April saw the fastest oil price increase in six years – but what will May bring?

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3 mins. to read
April saw the fastest oil price increase in six years – but what will May bring?
Shell increase reseerves by 25 per cent by buying BG Group

By Eithne Treanor

The positive trend in the oil price continued this week with crude oil closing out its best monthly performance this year. The oil companies are comparing results and American production is slowing down. In early trading on Friday, Brent crude was priced close to US$67 with WTI not far from US$60 a barrel.

April’s price increase was at the fastest pace in six years with crude rising by around US$12 a barrel, more than 20 per cent in one month. The lower dollar, now at an 8-week low, helped tempt investors into the market but industry analysts will remain cautious as they examine the prospects for this new volatile oil price environment. The economic data and the state of global oil demand growth will be carefully analysed, as supply seems plentiful around the globe.

Stockpiles in the US continue to rise, but we’re seeing this level off somewhat as refinery demand improves and domestic oil production is beginning to slow down. Many of the international oil companies have reported first quarter results this week. Royal Dutch Shell and ExxonMobil may be seeing stronger marketing and refining results, but the lower oil price is impacting the bottom line.

 

ExxonMobil saw a 46 per cent fall in profits at US$4.9 billion compared to a figure of more than US$9 billion this time last year. Revenue was down by 36 per cent to US$67.6 billion compared to a much healthier figure of US$106 billion in 2014. The CEO of Exxon Mobil, Rex Tillerson, remained cautiously optimistic as results beat analysts’ expectations.  “Regardless of current market conditions, we remain focused on business fundamentals and competitive advantages that create long-term shareholder value,” said Tillerson. Exxon Mobil reported an increase of 2 per cent in oil production, now around 2.3 million barrels a day. With the current economic climate and lower cost environment, the company cut capital expenditure by close to 10 per cent to US$7.7 billion.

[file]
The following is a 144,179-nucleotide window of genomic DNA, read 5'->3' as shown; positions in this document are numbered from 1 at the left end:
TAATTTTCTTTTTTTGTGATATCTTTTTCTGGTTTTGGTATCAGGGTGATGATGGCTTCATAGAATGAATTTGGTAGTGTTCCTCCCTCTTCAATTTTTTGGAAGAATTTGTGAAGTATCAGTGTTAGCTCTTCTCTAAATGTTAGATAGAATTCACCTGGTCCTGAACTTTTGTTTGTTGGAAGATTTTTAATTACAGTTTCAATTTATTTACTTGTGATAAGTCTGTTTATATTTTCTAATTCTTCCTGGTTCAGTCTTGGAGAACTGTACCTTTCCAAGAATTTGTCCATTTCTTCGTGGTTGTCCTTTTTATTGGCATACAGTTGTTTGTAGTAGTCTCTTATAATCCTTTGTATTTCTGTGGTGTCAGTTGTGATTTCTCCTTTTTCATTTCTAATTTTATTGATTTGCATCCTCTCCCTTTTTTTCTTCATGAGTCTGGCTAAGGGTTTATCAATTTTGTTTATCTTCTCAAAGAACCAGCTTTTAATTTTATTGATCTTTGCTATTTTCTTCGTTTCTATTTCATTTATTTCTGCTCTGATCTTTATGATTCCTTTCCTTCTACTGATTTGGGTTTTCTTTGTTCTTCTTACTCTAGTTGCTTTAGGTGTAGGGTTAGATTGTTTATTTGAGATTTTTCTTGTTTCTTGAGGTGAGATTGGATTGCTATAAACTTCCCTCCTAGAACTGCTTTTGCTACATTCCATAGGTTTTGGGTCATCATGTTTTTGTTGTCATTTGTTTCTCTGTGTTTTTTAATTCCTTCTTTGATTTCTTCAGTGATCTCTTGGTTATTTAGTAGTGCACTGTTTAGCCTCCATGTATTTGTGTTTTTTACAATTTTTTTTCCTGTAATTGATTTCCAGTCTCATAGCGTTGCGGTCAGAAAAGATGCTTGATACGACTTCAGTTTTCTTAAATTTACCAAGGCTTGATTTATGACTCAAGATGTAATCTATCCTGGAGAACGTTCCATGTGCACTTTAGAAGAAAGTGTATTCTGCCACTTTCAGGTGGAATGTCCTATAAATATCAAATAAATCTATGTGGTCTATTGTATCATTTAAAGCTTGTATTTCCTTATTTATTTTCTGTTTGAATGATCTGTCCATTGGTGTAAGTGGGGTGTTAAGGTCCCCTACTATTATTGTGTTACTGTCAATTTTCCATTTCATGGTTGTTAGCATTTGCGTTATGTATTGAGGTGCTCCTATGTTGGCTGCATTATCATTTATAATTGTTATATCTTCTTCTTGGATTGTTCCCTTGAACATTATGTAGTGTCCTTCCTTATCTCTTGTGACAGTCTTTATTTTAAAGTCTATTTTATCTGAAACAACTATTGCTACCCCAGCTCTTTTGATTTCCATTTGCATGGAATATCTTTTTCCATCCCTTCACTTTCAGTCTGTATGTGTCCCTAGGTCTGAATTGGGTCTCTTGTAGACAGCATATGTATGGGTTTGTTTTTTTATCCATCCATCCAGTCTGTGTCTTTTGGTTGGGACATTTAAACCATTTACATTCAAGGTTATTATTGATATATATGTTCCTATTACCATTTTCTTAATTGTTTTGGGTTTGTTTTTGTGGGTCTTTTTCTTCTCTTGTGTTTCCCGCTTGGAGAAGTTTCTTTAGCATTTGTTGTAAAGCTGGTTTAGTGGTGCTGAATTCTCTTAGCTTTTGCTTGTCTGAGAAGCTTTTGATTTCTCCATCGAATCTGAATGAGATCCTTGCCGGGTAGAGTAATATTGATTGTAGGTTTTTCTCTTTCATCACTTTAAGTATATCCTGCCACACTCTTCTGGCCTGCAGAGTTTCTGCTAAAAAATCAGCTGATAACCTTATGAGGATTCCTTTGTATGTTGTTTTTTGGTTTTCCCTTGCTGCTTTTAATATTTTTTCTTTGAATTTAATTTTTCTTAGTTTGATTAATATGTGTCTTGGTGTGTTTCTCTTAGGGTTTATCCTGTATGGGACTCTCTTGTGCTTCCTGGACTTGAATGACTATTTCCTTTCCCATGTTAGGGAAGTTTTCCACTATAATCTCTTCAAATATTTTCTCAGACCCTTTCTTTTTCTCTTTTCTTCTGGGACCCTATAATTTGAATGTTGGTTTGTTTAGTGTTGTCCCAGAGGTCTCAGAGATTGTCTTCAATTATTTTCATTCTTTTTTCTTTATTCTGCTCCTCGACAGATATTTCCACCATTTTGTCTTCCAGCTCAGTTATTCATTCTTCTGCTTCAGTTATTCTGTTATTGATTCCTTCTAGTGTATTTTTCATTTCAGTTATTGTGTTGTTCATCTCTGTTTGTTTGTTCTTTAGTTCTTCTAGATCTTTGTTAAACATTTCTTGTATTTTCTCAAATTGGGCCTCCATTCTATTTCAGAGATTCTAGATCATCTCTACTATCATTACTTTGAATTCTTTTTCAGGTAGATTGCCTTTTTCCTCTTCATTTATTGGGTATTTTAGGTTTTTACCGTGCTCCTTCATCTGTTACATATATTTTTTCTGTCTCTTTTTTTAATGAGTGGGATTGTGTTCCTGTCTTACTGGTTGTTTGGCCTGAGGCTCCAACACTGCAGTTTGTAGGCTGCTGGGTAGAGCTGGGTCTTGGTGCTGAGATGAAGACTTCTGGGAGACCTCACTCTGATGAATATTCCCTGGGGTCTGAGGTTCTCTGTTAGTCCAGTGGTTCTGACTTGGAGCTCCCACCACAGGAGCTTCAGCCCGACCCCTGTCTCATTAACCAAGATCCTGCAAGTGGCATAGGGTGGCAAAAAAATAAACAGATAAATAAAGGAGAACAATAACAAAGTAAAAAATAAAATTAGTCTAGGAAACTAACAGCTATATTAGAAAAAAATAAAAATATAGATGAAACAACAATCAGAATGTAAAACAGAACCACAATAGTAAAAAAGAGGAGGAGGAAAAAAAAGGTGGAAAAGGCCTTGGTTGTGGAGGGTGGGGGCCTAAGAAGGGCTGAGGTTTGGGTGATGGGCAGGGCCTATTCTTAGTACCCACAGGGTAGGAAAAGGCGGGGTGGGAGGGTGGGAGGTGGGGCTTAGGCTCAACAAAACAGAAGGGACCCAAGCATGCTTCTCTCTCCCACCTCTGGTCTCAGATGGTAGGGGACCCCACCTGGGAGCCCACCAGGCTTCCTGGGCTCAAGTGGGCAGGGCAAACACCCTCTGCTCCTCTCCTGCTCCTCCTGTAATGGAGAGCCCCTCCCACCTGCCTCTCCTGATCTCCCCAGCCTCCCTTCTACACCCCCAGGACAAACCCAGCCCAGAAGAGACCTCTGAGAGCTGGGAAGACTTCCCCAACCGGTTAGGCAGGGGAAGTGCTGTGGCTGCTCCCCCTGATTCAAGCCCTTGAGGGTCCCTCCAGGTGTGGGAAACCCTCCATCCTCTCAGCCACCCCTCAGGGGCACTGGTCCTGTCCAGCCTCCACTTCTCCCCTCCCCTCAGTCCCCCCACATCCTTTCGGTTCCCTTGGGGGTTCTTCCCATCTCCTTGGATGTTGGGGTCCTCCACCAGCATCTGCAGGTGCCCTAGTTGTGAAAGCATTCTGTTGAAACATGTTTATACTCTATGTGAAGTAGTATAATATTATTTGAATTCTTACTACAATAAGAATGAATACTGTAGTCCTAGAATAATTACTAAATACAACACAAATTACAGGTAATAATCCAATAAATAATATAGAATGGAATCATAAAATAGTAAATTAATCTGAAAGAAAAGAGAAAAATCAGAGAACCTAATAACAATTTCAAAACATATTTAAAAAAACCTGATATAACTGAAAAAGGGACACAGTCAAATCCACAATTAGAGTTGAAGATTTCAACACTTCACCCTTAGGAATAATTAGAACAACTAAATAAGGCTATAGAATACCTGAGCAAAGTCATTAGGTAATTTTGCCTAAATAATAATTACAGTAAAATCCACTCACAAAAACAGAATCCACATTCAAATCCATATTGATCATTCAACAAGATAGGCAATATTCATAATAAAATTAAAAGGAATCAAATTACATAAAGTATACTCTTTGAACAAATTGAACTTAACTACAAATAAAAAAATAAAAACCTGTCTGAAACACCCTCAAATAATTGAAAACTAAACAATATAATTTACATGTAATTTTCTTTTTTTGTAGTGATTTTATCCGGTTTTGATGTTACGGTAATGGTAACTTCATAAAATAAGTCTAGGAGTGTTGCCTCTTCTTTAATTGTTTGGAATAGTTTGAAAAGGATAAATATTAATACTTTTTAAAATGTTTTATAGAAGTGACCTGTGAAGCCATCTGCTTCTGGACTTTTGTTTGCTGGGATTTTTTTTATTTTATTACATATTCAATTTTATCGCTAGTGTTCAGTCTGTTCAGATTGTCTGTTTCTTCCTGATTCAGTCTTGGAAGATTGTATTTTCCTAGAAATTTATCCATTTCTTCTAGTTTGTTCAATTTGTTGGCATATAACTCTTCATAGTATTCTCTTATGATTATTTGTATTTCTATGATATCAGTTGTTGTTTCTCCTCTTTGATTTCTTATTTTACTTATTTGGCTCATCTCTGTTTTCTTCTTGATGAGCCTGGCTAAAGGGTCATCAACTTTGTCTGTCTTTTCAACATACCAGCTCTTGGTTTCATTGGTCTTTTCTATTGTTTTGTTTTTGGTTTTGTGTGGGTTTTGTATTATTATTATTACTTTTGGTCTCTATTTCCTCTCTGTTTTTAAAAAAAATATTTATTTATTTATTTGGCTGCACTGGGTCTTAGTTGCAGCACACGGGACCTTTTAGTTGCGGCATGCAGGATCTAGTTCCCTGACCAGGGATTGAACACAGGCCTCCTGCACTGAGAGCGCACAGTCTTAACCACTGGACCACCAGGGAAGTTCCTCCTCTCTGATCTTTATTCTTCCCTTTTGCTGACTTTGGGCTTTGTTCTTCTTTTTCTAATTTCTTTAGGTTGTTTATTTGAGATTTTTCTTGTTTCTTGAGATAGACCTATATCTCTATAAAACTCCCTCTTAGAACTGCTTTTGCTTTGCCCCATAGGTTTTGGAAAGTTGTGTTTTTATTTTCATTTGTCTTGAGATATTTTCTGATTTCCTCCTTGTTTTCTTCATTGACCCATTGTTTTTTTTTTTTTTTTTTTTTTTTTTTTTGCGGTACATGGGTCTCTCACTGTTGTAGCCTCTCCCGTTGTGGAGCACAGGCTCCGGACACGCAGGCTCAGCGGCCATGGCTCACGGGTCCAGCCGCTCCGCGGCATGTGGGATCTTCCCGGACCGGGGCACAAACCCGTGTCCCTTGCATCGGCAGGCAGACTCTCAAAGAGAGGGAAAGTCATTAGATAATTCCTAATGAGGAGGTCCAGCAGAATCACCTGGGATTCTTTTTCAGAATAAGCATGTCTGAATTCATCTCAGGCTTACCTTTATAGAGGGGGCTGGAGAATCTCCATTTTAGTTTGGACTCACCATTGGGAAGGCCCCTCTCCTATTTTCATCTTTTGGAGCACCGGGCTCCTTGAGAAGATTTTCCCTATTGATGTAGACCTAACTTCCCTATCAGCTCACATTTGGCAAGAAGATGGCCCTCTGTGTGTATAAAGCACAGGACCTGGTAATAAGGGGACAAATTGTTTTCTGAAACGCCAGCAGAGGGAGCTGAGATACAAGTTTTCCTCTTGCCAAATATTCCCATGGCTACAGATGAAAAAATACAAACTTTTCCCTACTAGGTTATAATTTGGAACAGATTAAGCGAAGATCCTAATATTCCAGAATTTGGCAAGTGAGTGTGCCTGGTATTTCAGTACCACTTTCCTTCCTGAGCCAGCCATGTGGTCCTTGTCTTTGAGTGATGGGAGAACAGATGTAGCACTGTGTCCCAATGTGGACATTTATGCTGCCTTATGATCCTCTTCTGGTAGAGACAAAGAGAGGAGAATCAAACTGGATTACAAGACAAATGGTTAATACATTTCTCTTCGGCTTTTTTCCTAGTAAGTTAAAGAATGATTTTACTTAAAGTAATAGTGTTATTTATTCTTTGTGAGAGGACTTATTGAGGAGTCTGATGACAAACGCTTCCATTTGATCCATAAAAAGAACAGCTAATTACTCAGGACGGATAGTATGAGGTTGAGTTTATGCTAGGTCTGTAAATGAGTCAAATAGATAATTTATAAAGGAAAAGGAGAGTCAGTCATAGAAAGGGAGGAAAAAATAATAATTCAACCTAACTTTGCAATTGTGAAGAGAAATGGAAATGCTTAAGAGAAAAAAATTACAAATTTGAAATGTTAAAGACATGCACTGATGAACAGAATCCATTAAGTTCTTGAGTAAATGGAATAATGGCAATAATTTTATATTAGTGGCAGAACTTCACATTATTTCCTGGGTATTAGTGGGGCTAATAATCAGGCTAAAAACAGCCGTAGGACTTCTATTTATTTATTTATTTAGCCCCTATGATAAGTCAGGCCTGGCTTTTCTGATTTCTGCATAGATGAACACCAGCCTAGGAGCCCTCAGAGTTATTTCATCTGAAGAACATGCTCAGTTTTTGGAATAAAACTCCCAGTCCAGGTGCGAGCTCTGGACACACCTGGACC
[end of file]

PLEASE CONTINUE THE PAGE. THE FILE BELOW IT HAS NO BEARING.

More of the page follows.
Royal Dutch Shell also cut capital expenditure by US$2 billion to US$33 billion, after the company reported a drop of 56 per cent in first quarter figures. The company’s profit for the quarter was US$3.2 billion, compared to last year at US$7.3 billion. Shell made it clear that further investment is at risk but said it will continue the exploration programme in the Alaskan Arctic this summer. Shell reduced its exposure in the Nigerian market and has recently sold assets of more than US$2 billion. The company is still working on the fine print of the US$70 billion BG merger deal sealed at a time when oil prices were lower than today.

 

The low oil price environment also impacted BP as it reported quarterly profits of US$2.57 billion compared to US$3.25 billion, beating analyst expectations. Oil production for the company was up more than 8 per cent for the first quarter but the company said the second quarter would not be as strong. The refining side of the business performed well with profits more than double at US$2.2 billion for the quarter, a trend the company expects to see through the second quarter. Investors are still getting the same dividend as last quarter and analysts remain optimistic on BP’s future performance.

 

The refining sector was also kind to the French oil company Total, with figures almost triple to more than US$1 billion for the quarter. The key upstream profit figure was down by 20 per cent from last year at US$2.6 billion. Sales were down 30 per cent to US$42.3 billion impacted also by problems with their operations in Yemen and in Libya. The company said it hopes to increase production in 2015 by 8 per cent and continue to grow the more profitable refining and chemical business.

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